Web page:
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Richie Havens: 10 Facts About the ‘Woodstock’ Legend
Posted By Patrick Kiger On April 23, 2013 @ 11:40 am In Legacy | Comments Disabled
Perhaps the ultimate tribute to guitarist-folksinger Richie Havens, who died on April 22 at age 72 in Jersey City, N.J., is that a Beatle once likened himself to Havens. In a 1971 Rolling Stone interview, John Lennon initially garbled Havens’ name, confusing him with the Mexican-American singer who did “La Bomba.” But it was clear that he dug Havens’ unorthodox, self-taught guitar style.
I think there’s a guy called Richie Valens, no, Richie Havens, does he play very strange guitar? He’s a black guy that was on a concert and sang “Strawberry Fields” or something. He plays like one chord all the time. He plays a pretty funky guitar. But he doesn’t seem to be able to play in the real terms at all. I’m like that.
Havens – like bluesman Albert King, who taught himself to play guitar upside down because he was left-handed – was one of those totally organic, iconoclastic musicians who found his own unique sound out of necessity. He had large hands that would have been better suited for a career in the NBA than for playing guitar, and that seeming liability forced him to develop his own unorthodox “open D” tuning, which enabled him to play chord patterns that couldn’t be done with conventional tuning.
Join the discussion: If you could have front-row seats to any concert, who would it be?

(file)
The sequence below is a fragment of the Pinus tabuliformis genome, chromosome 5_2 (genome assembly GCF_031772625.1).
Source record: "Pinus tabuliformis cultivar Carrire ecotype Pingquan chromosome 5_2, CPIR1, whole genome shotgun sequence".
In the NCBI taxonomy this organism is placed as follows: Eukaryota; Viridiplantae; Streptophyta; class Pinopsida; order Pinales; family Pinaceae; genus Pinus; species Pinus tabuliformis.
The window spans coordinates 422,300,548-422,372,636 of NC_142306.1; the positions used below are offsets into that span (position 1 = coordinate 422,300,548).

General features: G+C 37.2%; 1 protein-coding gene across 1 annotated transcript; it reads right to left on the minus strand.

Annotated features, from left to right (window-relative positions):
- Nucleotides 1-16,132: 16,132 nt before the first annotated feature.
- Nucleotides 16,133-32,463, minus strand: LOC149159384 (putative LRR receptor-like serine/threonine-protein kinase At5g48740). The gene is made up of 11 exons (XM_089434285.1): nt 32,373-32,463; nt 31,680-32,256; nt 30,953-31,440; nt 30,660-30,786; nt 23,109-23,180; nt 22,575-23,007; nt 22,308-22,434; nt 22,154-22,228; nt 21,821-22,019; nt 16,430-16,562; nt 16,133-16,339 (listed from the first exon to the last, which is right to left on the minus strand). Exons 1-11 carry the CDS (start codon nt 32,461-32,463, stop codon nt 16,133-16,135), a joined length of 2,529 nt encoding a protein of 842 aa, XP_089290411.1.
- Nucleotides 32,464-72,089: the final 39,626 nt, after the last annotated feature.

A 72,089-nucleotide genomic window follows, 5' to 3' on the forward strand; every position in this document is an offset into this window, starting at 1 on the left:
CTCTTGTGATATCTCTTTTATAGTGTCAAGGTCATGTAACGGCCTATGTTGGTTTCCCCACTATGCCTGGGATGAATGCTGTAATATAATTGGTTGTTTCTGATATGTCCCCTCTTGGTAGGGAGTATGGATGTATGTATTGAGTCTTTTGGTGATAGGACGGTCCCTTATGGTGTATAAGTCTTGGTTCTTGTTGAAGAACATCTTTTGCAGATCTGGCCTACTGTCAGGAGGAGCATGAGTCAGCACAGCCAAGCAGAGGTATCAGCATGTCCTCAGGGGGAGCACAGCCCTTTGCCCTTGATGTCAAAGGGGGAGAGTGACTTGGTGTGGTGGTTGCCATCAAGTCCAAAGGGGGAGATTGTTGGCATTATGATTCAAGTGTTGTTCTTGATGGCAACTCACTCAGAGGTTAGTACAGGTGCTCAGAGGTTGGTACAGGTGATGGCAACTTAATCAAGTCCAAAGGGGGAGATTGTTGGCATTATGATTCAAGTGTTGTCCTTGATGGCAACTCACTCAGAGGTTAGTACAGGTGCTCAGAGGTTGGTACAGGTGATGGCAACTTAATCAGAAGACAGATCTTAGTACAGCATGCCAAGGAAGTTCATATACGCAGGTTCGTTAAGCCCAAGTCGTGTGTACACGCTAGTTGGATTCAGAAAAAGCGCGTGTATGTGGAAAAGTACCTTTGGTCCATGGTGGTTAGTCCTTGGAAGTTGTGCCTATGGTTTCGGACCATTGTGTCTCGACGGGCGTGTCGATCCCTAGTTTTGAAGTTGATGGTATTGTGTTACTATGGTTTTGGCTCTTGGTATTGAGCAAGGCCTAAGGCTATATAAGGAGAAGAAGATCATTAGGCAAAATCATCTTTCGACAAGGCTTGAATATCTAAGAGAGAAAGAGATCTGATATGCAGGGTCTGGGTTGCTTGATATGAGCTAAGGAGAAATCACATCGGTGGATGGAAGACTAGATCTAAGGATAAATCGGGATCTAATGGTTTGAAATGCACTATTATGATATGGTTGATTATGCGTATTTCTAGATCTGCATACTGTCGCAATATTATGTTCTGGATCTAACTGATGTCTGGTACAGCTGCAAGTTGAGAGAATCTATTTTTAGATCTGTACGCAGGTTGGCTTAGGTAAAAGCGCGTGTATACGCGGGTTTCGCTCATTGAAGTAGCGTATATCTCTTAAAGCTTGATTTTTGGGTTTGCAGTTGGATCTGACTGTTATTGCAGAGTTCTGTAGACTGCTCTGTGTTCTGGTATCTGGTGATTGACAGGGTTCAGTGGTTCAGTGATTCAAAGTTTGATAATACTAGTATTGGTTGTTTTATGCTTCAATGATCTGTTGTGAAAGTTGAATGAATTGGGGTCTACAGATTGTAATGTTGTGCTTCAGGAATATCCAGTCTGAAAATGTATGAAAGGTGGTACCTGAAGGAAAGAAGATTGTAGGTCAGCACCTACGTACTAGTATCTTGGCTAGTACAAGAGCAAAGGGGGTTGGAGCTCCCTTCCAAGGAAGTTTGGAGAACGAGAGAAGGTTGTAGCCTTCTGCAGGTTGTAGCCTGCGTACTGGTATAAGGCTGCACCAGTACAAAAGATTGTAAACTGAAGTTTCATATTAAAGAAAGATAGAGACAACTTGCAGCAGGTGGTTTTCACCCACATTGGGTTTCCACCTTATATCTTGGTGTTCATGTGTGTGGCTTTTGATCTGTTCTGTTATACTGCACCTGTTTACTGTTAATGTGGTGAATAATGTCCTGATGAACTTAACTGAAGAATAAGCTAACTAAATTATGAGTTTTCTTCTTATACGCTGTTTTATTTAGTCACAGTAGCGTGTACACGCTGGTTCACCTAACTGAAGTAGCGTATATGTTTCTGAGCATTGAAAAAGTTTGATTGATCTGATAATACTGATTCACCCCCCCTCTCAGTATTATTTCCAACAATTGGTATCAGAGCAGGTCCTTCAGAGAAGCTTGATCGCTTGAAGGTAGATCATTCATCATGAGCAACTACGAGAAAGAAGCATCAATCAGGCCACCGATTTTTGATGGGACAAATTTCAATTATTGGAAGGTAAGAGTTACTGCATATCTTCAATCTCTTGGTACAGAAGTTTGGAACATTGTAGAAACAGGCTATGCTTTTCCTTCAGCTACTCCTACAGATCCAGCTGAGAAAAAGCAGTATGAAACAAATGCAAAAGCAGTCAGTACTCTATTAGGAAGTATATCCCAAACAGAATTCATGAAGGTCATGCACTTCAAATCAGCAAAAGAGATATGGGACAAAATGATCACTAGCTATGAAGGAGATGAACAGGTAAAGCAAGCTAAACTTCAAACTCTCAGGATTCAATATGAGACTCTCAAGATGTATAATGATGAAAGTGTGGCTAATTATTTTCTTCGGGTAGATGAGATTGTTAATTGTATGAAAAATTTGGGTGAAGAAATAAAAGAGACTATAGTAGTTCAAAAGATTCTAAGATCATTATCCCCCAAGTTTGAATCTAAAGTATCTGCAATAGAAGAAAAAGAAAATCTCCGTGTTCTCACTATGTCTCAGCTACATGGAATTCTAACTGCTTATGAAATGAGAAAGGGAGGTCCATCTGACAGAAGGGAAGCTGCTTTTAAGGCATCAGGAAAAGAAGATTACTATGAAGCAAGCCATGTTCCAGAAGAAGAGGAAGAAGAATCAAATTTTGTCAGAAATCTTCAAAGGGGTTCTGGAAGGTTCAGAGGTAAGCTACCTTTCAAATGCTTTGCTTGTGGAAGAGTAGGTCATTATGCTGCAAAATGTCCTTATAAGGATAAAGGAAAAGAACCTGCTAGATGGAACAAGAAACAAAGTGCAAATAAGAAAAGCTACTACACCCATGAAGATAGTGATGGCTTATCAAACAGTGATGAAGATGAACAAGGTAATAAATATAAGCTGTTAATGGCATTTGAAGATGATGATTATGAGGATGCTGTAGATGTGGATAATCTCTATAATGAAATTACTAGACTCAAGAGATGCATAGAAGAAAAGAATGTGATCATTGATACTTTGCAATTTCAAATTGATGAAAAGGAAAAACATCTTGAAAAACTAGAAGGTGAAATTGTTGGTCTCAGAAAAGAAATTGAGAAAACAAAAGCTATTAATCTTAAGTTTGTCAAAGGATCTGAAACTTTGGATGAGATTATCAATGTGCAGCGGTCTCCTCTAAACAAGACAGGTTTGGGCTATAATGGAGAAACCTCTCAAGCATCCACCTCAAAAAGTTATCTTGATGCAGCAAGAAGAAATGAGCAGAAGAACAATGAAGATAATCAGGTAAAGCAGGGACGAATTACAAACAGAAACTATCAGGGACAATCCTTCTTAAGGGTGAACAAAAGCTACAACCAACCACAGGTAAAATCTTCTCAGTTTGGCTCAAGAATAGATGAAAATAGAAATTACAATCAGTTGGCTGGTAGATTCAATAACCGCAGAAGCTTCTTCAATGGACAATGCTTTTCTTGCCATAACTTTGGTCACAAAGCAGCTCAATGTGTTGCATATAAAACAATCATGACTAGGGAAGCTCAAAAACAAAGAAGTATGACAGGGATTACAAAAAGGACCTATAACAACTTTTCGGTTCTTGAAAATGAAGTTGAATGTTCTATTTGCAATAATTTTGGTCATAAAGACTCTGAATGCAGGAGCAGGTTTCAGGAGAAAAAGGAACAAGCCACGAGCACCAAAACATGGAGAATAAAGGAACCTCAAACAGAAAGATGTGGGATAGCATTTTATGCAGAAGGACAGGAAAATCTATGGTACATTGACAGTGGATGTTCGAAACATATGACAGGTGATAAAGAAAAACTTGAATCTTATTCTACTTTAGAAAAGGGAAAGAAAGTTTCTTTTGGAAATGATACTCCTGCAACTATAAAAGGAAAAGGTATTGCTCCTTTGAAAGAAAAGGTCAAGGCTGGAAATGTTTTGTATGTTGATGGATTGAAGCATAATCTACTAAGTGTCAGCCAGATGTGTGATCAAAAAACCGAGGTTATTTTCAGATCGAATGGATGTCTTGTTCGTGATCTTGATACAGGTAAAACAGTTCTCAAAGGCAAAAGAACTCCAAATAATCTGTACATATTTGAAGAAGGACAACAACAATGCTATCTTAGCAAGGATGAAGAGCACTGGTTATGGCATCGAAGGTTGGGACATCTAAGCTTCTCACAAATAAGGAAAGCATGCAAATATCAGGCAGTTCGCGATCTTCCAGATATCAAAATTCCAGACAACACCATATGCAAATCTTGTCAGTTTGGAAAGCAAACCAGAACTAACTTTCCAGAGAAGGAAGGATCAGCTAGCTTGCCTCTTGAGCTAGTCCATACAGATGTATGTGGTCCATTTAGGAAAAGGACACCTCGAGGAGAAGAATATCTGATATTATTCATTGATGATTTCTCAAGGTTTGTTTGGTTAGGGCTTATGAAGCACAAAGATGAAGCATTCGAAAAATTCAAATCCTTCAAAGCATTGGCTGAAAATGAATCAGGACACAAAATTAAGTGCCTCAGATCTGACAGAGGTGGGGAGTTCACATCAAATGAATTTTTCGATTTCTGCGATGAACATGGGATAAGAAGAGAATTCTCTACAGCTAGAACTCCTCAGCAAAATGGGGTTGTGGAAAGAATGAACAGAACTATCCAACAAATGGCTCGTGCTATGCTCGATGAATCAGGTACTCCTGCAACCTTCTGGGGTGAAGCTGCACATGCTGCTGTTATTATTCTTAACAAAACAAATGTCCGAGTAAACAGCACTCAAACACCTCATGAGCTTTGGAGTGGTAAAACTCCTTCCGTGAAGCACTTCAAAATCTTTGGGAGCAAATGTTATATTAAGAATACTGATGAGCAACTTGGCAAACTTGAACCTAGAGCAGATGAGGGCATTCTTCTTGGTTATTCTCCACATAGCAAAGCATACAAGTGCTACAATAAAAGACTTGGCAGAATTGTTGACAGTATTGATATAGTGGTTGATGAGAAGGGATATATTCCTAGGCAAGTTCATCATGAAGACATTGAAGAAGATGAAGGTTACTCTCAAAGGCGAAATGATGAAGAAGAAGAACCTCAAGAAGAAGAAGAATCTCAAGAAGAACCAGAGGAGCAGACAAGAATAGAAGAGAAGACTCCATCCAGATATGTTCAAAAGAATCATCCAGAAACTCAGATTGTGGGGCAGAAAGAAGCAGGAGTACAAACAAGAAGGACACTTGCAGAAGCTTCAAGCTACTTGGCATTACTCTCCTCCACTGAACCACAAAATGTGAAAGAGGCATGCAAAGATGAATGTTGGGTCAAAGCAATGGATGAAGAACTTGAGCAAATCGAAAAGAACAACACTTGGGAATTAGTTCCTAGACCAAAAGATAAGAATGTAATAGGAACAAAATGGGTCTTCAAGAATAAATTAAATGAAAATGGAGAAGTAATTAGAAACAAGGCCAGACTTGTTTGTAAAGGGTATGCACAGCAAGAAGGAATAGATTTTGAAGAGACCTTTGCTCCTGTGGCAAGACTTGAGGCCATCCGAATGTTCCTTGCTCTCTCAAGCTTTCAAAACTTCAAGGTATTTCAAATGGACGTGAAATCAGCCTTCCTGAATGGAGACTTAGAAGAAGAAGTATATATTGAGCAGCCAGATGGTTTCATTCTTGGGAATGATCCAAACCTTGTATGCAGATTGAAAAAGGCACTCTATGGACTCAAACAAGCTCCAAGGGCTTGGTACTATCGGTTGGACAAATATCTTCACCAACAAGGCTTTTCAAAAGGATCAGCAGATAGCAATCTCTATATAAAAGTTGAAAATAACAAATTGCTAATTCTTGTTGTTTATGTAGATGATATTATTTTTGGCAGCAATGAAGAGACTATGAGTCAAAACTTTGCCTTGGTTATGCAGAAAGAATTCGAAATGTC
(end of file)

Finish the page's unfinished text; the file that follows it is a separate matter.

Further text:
Havens’ percussive, driving style was augmented by a rich-toned voice that was as powerful as it was unaffected, even when he was interpreting others’ songs. His rendition of Bob Dylan’s “A Hard Rain’s a-Gonna Fall” was the best cover version ever, according to Dylan himself. Havens had his biggest radio hit with distinctive reinvention of George Harrison’s “Here Comes the Sun,” which he performs in this 1971 TV appearance:
But Havens’ shining moment was the Woodstock festival in 1969, when a fortuitous twist of fate – a traffic jam that delayed the scheduled opening act, Sweetwater – forced the promoters to reshuffle the lineup and put Havens up on stage first. He was supposed to play just four songs, but because other performers were delayed, he ended up doing 10 – including an improvisational encore, “Freedom,” that he fashioned out of the African-American spiritual “Motherless Child.”
Here are some other intriguing facts about an American original:
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